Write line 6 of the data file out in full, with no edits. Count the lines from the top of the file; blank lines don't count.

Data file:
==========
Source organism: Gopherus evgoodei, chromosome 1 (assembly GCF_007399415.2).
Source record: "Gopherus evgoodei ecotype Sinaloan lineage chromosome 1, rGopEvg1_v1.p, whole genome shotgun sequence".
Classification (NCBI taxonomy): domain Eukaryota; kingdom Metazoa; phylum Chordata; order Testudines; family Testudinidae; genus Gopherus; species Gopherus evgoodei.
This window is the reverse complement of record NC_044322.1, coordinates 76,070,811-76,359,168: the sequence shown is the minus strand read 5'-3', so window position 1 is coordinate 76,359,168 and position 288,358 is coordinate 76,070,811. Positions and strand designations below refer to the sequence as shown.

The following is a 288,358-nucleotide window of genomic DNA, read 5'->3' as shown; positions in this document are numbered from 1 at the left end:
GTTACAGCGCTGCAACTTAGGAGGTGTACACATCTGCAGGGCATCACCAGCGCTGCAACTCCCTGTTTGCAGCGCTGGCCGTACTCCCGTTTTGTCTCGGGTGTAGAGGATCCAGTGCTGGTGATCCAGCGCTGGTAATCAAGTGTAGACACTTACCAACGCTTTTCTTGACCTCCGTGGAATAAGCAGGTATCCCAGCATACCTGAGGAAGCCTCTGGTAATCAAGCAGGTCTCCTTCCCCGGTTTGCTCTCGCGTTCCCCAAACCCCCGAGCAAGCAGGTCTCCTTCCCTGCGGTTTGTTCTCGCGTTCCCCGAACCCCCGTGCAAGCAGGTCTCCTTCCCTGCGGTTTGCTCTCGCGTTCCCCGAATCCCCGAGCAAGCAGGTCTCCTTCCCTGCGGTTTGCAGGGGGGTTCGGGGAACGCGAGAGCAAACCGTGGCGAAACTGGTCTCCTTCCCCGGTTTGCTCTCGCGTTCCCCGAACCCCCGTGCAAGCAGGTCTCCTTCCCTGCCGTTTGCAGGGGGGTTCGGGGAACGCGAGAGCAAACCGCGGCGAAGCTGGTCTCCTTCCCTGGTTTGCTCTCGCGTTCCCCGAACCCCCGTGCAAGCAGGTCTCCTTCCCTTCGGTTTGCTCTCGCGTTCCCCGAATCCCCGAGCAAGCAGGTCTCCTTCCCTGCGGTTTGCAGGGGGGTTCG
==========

GTTACAGCGCTGCAACTTAGGAGGTGTACACATCTGCAGGGCATCACCAGCGCTGCAACTCCCTGTTTGCAGCGCTGGCCGTACTCCCGTTTTGTCTCGGGTGTAGAGGATCCAGTGCTGGTGATCCAGCGCTGGTAATCAAGTGTAGACACTTACCAACGCTTTTCTTGACCTCCGTGGAATAAGCAGGTATCCCAGCATACCTGAGGAAGCCTCTGGTAATCAAGCAGGTCTCCTTCCCCGGTTTGCTCTCGCGTTCCCCAAACCCCCGAGCAAGCAGGTCTCCTTCCCTGCGGTTTGTTCTCGCGTTCCCCGAACCCCCGTGCAAGCAGGTCTCCTTCCCTGCGGTTTGCTCTCGCGTTCCCCGAATCCCCGAGCAAGCAGGTCTCCTTCCCTGCGGTTTGCAGGGGGGTTCGGGGAACGCGAGAGCAAACCGTGGCGAAACTGGTCTCCTTCCCCGGTTTGCTCTCGCGTTCCCCGAACCCCCGTGCAAGCAGGTCTCCTTCCCTGCCGTTTGCAGGGGGGTTCGGGGAACGCGAGAGCAAACCGCGGCGAAGCTGGTCTCCTTCCCTGGTTTGCTCTCGCGTTCCCCGAACCCCCGTGCAAGCAGGTCTCCTTCCCTTCGGTTTGCTCTCGCGTTCCCCGAATCCCCGAGCAAGCAGGTCTCCTTCCCTGCGGTTTGCAGGGGGGTTCG